This is a review of Radio Iowa’s top Human Interest stories of 2014. The 2014 World Food Prize was presented in October to plant scientist Sanjaya Rajaram with a ceremony at the Iowa State Capitol.
The 71-year-old Rajaram is a protégé of World Food Prize founder, Norman Borlaug. “One thing I learned from him was that he was a highly determined person. He was not easy to give up. I mean, we would not always succeed and he’d keep insisting,” Rajaram said.
Rajaram worked with Borlaug in Mexico as he created disease-resistant strains of wheat which improved food security worldwide. Rajaram succeeded Borlaug as director of the wheat breeding program at CIMMYT and is credited with breeding 480 wheat varieties used in more than 50 countries.
In August, Radio Iowa caught up with a 17-year-old girl from Spencer as she was busy on the Iowa State Fairgrounds — handing out ribbons and trophies, posing for pictures and participating in a few competitions. Elizabeth Glover was crowned the 50th Iowa State Fair Queen. “I love meeting the people,” Glover says. “I mean it’s so fun, the different personalities that you meet. They’re so happy to see me. They’re just happy and I get happy when I see them so it’s just awesome.”
Glover, as queen of the 2014 Iowa State Fair, received a $2,800 college scholarship.
A restaurant in the central Iowa town of Ogden is serving the state’s best breaded pork tenderloin, according to a contest run by the Iowa Pork Producer’s Association. The Lucky Pig Pub and Grill won the 12th annual contest this year. Meanwhile, the Iowa Beef Industry Council and the Iowa Cattlemen’s Association chose the Brick City Grill in Ames as the winner of “Iowa’s Best Burger” contest.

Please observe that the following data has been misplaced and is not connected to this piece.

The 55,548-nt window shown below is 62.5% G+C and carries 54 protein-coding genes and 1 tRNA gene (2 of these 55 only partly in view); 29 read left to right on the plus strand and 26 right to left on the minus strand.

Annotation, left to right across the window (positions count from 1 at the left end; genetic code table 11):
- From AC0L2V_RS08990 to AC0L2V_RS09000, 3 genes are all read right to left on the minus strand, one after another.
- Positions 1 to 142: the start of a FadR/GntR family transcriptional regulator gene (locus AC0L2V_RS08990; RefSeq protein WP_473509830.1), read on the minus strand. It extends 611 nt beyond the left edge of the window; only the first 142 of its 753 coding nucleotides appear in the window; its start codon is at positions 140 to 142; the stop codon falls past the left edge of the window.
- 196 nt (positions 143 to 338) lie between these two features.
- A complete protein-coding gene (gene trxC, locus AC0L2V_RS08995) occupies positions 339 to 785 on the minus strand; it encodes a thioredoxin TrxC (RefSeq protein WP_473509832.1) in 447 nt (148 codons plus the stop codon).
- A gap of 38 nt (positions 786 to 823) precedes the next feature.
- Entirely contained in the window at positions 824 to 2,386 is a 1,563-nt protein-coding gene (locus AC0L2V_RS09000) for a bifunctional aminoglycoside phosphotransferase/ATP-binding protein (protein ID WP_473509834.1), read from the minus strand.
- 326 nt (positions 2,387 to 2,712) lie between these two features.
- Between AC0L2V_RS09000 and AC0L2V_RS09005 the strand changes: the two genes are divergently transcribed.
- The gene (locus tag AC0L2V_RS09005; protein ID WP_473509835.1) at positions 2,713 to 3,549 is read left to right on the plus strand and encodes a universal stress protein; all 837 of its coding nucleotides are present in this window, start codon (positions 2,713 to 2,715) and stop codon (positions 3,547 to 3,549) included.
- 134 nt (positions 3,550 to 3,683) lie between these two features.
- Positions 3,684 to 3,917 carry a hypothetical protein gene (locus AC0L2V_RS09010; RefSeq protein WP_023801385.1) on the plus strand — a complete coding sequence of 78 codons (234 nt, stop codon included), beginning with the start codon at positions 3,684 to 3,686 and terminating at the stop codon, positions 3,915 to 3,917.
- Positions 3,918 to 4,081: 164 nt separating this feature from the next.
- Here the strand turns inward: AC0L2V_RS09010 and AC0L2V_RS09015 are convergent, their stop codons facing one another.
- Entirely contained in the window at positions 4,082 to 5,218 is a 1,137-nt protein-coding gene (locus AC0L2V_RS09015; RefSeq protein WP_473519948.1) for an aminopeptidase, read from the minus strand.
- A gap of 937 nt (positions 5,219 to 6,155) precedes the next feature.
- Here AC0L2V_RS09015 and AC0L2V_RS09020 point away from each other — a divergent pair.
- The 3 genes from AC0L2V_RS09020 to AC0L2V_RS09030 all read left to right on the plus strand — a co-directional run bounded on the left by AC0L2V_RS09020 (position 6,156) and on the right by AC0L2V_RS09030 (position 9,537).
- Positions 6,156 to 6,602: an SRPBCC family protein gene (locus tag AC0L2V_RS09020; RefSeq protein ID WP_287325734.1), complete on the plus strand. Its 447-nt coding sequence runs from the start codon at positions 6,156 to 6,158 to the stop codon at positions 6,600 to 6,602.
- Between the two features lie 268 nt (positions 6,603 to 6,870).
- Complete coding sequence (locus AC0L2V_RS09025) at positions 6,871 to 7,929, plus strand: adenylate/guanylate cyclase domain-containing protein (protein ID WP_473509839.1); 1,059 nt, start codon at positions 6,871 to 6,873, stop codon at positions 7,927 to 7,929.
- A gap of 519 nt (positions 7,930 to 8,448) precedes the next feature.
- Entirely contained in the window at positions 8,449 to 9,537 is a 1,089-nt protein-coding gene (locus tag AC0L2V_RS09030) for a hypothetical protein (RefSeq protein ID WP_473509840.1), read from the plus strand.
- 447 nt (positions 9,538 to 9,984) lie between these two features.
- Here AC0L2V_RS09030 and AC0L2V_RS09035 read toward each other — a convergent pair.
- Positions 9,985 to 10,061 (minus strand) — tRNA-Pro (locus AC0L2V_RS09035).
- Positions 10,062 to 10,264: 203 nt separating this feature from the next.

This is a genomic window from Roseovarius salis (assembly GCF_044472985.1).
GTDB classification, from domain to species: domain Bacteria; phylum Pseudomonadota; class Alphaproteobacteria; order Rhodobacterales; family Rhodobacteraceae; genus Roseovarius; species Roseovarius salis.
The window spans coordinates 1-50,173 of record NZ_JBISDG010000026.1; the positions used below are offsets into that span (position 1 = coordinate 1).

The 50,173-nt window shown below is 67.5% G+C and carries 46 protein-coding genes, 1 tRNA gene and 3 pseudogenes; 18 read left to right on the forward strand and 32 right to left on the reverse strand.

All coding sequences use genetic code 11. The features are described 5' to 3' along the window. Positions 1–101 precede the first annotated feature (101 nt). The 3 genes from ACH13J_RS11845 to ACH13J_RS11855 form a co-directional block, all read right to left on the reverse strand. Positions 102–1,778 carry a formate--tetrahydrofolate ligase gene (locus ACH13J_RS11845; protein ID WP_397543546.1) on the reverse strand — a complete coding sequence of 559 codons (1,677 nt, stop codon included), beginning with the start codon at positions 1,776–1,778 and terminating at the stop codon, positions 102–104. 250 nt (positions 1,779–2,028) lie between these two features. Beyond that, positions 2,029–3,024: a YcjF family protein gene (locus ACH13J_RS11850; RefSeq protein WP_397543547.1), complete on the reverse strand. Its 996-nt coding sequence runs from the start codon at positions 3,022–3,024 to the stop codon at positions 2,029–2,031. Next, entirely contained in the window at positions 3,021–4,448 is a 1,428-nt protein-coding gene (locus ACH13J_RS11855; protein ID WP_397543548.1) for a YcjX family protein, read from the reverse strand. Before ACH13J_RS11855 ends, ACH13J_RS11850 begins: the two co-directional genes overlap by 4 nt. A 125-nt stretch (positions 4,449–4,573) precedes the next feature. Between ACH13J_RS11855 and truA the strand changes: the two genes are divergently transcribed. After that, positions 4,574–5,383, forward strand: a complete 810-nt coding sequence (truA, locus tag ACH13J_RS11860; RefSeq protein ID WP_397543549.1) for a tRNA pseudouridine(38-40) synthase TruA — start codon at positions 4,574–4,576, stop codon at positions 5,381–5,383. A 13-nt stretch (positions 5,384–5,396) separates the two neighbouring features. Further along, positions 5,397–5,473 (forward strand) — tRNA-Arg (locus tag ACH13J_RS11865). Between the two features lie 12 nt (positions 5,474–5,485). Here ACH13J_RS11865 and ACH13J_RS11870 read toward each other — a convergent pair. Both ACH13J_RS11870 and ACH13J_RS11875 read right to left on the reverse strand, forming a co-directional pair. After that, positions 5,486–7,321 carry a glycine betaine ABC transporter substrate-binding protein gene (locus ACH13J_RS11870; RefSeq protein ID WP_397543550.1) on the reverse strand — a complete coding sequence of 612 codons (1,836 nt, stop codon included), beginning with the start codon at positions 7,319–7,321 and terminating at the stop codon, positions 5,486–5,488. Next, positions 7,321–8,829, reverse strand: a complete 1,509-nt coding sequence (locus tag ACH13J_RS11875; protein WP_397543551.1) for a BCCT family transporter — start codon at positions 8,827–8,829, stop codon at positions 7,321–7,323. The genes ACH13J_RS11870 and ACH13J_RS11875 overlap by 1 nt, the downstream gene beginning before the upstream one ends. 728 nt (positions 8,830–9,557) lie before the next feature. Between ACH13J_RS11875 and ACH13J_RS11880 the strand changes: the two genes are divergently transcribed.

In November, Radio Iowa introduced you to Jake Brown — who is the pot critic for the Denver Post in Colorado, where smoking marijuana is legal. The 31-year-old Brown grew up in Cedar Rapids and says he only smokes pot two or three times a week, sometimes less, and only takes a couple hits each time. “As I’ve started to get older, I use it more in the way you’d use a Swiss Army knife,” Browne explained. “So, if I need to smoke because I need something creative or I’m having a hard time going to sleep…but, really picking my spots and making sure that I’m fresh, so when I review something, I really get an idea how it will affect me.”
Browne got the job at the Post as the nation’s first newspaper pot critic by answering an ad on Facebook. He says he never dreamed he’d land — what many of his friends and readers call — “the best job ever.” Brown says he always thought he’d become a lawyer and jokes, now, he hopes he doesn’t need one.
That’s a look back at some of Radio Iowa’s Top Human Interest Stories of 2014.